|Shiny cards and scanners don't mix|
Roman Hamrlik 1995-96 Donruss Elite #36
We’ve been over Hamrlik’s story before so instead – a brief story on how the card came into my collection.
A few weeks, or months, ago I received a small brown parcel in the mail. My first thought was, “Sweet! My cocaine is here!” Then I saw the postmark was from North Carolina and remembered that I don’t get my cocaine from The Tar Heel state. In fact I don’t get me cocaine from anywhere because I’m not rich enough to have a coke habit. What I mean is - DON’T DO DRUGS!
I wasn’t really expecting anything in the mail so I was intrigued as I started to rip off the brown wrapping paper and newspaper (which was secured really, really well). I didn’t trade with too many folks in North Carolina and hadn’t bid on anything on eBay (well, anything that would constitute an actual package) so I was completely stumped as to what was in the box.
When I finally tore through the last bits of paper I saw a plastic cube filled with cards and a note on top. The cards were shiny and the note was from my Pops, apparently he had spent a day at a flea market in Stuart, Florida (Sailfish Capital of the World) spending my inheritance and stumbled across a guy selling sets of cards.
I then remembered a voicemail he had left me a couple of weeks before asking me to call him back to see if I wanted him to buy some “ope dee or whatever you call them” sets. I missed his call because I was sleeping off an overnight and assumed he had passed and moved on to the guy selling golf equipment.
Instead, because he is an awesome dad, he grabbed one set and sent it to me when he got back home. Now I own the 1995-96 Donruss Elite base set. Not a bad set for a couple of bucks as it had all of the stars from the mid-nineties (including Jaromir Jagr’s fabulous mullet). In addition to the Hamrlik card Brian Bradley makes an appearance in a Lightning uniform. Hey there wasn’t much to choose from in the early days!
One card did make me laugh when I saw it.
|"I wonder if Roman Vopat is at the beach right now. I liked the beach."|
The Great One with a, “What the heck did I do to end up here?” look on his face as he rocks the St. Louis Blues uniform.
If my memory serves me right this is the third set my old man has bought me over the years. The first one being a 1987 Topps Baseball base set which is, to this day, my all around favorite set of all time. I’m pretty sure he paid about $15 for it and the last time I checked I think it was still worth $15. Not much of a return on investment, but I still page through that one from time to time just to look at the wooden borders and cool “Future Star” script that was a staple of the late 80s sets.
The second set he bought me was a Christmas present. And back in the junk wax era it was one of the sets to have. I’m talking about the 1990 Leaf set that was released as competition to Upper Deck’s 1989 base set and kind of cemented the idea of “premium” sets. The big card of the day Frank Thomas’ rookie, but marquee names from the 90’s were also in there. Names like John Olerud, Marquis Grissom, Dave Justice and Larry Walker.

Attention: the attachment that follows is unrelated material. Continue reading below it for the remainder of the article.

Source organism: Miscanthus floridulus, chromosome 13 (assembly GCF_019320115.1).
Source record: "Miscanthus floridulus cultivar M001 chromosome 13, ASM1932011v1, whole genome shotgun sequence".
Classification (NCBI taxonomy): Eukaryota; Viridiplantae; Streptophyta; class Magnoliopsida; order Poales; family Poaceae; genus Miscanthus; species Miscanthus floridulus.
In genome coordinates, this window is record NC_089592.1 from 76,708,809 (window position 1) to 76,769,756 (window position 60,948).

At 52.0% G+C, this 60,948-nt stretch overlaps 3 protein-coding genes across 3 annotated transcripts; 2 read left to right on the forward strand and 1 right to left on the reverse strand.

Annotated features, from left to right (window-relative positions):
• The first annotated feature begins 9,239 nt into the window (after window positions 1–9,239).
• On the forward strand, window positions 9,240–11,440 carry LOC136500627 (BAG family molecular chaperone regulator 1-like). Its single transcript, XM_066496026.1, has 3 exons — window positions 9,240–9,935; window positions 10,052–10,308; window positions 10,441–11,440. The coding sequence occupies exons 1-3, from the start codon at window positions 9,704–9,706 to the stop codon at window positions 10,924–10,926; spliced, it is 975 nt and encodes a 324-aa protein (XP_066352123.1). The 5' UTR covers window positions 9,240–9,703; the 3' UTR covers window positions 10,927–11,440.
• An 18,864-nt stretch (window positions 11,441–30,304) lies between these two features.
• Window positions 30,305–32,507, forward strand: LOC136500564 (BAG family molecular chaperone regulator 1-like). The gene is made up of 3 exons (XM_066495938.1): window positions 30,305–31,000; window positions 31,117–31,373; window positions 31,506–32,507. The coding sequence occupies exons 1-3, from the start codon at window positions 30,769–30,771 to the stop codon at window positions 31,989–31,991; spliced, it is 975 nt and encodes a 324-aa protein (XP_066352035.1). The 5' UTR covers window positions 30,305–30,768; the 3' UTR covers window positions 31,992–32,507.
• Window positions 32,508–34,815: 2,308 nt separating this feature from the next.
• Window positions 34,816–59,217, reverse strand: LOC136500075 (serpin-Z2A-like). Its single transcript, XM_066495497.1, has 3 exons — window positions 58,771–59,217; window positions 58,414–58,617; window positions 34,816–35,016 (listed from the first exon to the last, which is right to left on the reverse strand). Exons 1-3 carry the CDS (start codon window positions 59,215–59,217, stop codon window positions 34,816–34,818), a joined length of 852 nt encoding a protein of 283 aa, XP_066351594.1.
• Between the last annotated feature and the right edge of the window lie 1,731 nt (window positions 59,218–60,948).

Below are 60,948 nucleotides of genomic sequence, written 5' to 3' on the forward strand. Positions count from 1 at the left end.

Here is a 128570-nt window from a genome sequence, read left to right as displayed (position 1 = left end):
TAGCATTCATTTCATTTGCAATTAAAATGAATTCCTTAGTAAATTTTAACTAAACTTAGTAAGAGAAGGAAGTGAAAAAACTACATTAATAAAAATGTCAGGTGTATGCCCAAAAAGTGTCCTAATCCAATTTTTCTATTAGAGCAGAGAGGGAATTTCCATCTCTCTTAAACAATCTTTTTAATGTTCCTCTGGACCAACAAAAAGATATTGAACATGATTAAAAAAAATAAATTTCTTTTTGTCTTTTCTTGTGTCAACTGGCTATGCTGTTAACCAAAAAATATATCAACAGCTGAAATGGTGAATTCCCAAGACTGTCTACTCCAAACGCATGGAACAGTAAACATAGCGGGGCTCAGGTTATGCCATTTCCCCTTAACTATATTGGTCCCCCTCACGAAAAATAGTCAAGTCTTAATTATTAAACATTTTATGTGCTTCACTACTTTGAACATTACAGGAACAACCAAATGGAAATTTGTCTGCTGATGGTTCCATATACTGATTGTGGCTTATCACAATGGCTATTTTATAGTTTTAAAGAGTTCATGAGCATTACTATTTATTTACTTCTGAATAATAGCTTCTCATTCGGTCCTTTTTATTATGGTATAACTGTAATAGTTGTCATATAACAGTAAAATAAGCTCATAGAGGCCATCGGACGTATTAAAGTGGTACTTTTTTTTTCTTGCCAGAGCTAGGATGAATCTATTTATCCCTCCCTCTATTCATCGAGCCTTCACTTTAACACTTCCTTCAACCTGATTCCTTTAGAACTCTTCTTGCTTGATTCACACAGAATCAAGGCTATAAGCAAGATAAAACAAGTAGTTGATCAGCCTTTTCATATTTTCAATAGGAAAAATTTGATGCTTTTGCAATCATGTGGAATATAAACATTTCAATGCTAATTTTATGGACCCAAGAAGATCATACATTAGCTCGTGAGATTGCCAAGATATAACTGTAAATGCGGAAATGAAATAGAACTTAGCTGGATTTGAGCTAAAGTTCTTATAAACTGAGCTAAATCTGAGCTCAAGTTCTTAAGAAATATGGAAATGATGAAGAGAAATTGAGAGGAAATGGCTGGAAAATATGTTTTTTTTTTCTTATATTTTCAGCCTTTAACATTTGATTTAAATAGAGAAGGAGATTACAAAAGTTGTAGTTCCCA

It’s kind of funny to type those names and realize that they probably don’t mean much to kids under 25 these days. But back then, those guys were the stars and that set demanded a premium. So much so that I actually broke the set to make a little money. No it wasn’t Thomas that I sold, or Ken Griffey’s second-year card. It was a rookie card of young slugger in Cleveland named Albert Jujuan Belle. I believe I got $10 from my buddy Mike at the time.
There would be a hole in the set for many, many years until one day I was combing through a dime box at a flea market in Florida (odd how that seems to be a running theme) and stumbled across a copy of the missing Belle. I was shocked, shocked and happy, to see one of these cards languishing in a box of commons. Much like the Belle card the value of the set as a whole has taken a bit of a hit. Still, for me it’s the first premium set I owned and now that it is complete again I don’t plan on breaking it up any time soon.
Not only did my ol’ Pappy support my habit financially by paying me an allowance he also instilled the best advice on the industry that I’ve heard, advice that I still follow to this day. One day when I was rambling on about how much a card was “worth” he put down his pipe, swirled his rocks glass filled scotch and said, “Son. Those cards are only worth what someone is willing to pay for them.”
If he told the story I bet he would say there was no pipe or newspaper or scotch, but whatever. To this day, in trades and selling cards I remember what his advice. No matter what Beckett says, or what the “experts” say – the cards are only worth what someone is willing to give up for them. If no one wants it, then no matter how rare or how foiled up a card is it’s not more than a piece of cardboard.
Of course, that can work for you. For instance, my buddy Mike who bought the Belle card from me overpaid because he was such a big fan of the recalcitrant slugger. I exploited that and charged him way more than book value to have that card. Same with the John Rocker cards that I made a mint off of back when yahoo had auctions and the reliever made some dumb comments about Mets fans.
So like the other two sets, this one will get slid into pages and then into a binder. And no matter what Beckett says, it’ll take way more than $15 for someone to pry it out of my collection.